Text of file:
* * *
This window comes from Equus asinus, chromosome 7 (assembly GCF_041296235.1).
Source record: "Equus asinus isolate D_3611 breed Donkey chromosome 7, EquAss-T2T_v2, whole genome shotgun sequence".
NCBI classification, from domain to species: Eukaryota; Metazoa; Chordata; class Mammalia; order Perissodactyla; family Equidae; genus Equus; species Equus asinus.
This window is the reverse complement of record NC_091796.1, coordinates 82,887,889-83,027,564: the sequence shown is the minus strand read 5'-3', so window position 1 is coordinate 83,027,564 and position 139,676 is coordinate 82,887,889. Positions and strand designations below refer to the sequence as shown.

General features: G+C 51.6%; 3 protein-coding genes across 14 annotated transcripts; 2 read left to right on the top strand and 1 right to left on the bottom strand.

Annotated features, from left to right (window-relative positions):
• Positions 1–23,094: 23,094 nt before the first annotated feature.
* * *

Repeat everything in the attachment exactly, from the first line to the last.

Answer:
This window comes from Equus asinus, chromosome 7 (assembly GCF_041296235.1).
Source record: "Equus asinus isolate D_3611 breed Donkey chromosome 7, EquAss-T2T_v2, whole genome shotgun sequence".
NCBI classification, from domain to species: Eukaryota; Metazoa; Chordata; class Mammalia; order Perissodactyla; family Equidae; genus Equus; species Equus asinus.
This window is the reverse complement of record NC_091796.1, coordinates 82,887,889-83,027,564: the sequence shown is the minus strand read 5'-3', so window position 1 is coordinate 83,027,564 and position 139,676 is coordinate 82,887,889. Positions and strand designations below refer to the sequence as shown.

General features: G+C 51.6%; 3 protein-coding genes across 14 annotated transcripts; 2 read left to right on the top strand and 1 right to left on the bottom strand.

Annotated features, from left to right (window-relative positions):
• Positions 1–23,094: 23,094 nt before the first annotated feature.